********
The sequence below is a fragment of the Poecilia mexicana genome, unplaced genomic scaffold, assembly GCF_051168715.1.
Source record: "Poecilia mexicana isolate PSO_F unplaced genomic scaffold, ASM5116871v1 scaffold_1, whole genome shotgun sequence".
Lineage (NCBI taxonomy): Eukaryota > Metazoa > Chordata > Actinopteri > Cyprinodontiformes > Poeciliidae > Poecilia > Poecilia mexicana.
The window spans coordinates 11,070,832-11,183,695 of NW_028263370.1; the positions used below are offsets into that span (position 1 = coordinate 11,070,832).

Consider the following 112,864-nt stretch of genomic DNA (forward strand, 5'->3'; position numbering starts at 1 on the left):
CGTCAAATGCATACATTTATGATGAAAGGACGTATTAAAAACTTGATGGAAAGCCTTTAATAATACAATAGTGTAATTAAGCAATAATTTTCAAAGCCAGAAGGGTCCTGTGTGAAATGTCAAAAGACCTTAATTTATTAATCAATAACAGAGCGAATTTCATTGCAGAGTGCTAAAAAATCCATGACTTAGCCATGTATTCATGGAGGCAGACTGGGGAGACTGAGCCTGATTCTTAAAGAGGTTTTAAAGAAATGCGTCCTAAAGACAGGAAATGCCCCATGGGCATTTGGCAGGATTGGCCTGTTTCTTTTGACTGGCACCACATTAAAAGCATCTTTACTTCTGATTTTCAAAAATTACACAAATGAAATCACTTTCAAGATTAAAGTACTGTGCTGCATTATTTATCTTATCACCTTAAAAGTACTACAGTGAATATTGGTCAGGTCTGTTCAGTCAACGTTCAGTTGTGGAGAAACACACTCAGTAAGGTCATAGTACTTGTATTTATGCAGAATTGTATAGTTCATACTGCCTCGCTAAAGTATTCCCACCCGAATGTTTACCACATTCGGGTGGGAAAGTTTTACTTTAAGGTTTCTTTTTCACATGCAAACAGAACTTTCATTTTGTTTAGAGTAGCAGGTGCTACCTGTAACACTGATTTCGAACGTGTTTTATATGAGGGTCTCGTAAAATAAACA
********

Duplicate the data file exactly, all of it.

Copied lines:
The sequence below is a fragment of the Poecilia mexicana genome, unplaced genomic scaffold, assembly GCF_051168715.1.
Source record: "Poecilia mexicana isolate PSO_F unplaced genomic scaffold, ASM5116871v1 scaffold_1, whole genome shotgun sequence".
Lineage (NCBI taxonomy): Eukaryota > Metazoa > Chordata > Actinopteri > Cyprinodontiformes > Poeciliidae > Poecilia > Poecilia mexicana.
The window spans coordinates 11,070,832-11,183,695 of NW_028263370.1; the positions used below are offsets into that span (position 1 = coordinate 11,070,832).

Consider the following 112,864-nt stretch of genomic DNA (forward strand, 5'->3'; position numbering starts at 1 on the left):
CGTCAAATGCATACATTTATGATGAAAGGACGTATTAAAAACTTGATGGAAAGCCTTTAATAATACAATAGTGTAATTAAGCAATAATTTTCAAAGCCAGAAGGGTCCTGTGTGAAATGTCAAAAGACCTTAATTTATTAATCAATAACAGAGCGAATTTCATTGCAGAGTGCTAAAAAATCCATGACTTAGCCATGTATTCATGGAGGCAGACTGGGGAGACTGAGCCTGATTCTTAAAGAGGTTTTAAAGAAATGCGTCCTAAAGACAGGAAATGCCCCATGGGCATTTGGCAGGATTGGCCTGTTTCTTTTGACTGGCACCACATTAAAAGCATCTTTACTTCTGATTTTCAAAAATTACACAAATGAAATCACTTTCAAGATTAAAGTACTGTGCTGCATTATTTATCTTATCACCTTAAAAGTACTACAGTGAATATTGGTCAGGTCTGTTCAGTCAACGTTCAGTTGTGGAGAAACACACTCAGTAAGGTCATAGTACTTGTATTTATGCAGAATTGTATAGTTCATACTGCCTCGCTAAAGTATTCCCACCCGAATGTTTACCACATTCGGGTGGGAAAGTTTTACTTTAAGGTTTCTTTTTCACATGCAAACAGAACTTTCATTTTGTTTAGAGTAGCAGGTGCTACCTGTAACACTGATTTCGAACGTGTTTTATATGAGGGTCTCGTAAAATAAACA